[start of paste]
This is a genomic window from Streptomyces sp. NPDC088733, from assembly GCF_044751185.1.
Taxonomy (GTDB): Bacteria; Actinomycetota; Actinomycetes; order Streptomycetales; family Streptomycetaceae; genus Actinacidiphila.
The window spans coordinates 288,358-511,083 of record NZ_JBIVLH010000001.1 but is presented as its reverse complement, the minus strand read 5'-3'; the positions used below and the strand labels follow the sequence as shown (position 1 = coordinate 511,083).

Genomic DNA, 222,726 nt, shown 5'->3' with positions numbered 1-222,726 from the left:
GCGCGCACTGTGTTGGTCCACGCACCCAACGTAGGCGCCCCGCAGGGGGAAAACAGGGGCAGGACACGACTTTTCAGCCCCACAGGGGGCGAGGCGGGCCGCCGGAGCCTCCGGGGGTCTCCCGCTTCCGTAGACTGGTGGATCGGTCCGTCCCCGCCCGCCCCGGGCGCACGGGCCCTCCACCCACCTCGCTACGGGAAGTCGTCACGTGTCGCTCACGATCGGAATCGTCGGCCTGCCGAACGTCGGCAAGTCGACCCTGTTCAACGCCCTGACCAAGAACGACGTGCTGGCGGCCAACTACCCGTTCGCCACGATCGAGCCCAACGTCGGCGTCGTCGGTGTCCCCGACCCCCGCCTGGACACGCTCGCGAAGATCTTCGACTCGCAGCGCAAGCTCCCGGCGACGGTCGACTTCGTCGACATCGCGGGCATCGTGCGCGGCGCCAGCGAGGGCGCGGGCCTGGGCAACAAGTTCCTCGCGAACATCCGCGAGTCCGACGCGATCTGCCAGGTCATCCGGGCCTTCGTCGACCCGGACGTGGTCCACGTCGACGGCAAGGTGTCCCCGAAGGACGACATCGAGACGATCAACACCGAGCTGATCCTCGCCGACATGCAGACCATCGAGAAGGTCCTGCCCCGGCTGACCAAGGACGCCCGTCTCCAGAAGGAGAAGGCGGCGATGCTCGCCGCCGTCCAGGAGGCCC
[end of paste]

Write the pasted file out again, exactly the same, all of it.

This is a genomic window from Streptomyces sp. NPDC088733, from assembly GCF_044751185.1.
Taxonomy (GTDB): Bacteria; Actinomycetota; Actinomycetes; order Streptomycetales; family Streptomycetaceae; genus Actinacidiphila.
The window spans coordinates 288,358-511,083 of record NZ_JBIVLH010000001.1 but is presented as its reverse complement, the minus strand read 5'-3'; the positions used below and the strand labels follow the sequence as shown (position 1 = coordinate 511,083).

Genomic DNA, 222,726 nt, shown 5'->3' with positions numbered 1-222,726 from the left:
GCGCGCACTGTGTTGGTCCACGCACCCAACGTAGGCGCCCCGCAGGGGGAAAACAGGGGCAGGACACGACTTTTCAGCCCCACAGGGGGCGAGGCGGGCCGCCGGAGCCTCCGGGGGTCTCCCGCTTCCGTAGACTGGTGGATCGGTCCGTCCCCGCCCGCCCCGGGCGCACGGGCCCTCCACCCACCTCGCTACGGGAAGTCGTCACGTGTCGCTCACGATCGGAATCGTCGGCCTGCCGAACGTCGGCAAGTCGACCCTGTTCAACGCCCTGACCAAGAACGACGTGCTGGCGGCCAACTACCCGTTCGCCACGATCGAGCCCAACGTCGGCGTCGTCGGTGTCCCCGACCCCCGCCTGGACACGCTCGCGAAGATCTTCGACTCGCAGCGCAAGCTCCCGGCGACGGTCGACTTCGTCGACATCGCGGGCATCGTGCGCGGCGCCAGCGAGGGCGCGGGCCTGGGCAACAAGTTCCTCGCGAACATCCGCGAGTCCGACGCGATCTGCCAGGTCATCCGGGCCTTCGTCGACCCGGACGTGGTCCACGTCGACGGCAAGGTGTCCCCGAAGGACGACATCGAGACGATCAACACCGAGCTGATCCTCGCCGACATGCAGACCATCGAGAAGGTCCTGCCCCGGCTGACCAAGGACGCCCGTCTCCAGAAGGAGAAGGCGGCGATGCTCGCCGCCGTCCAGGAGGCCC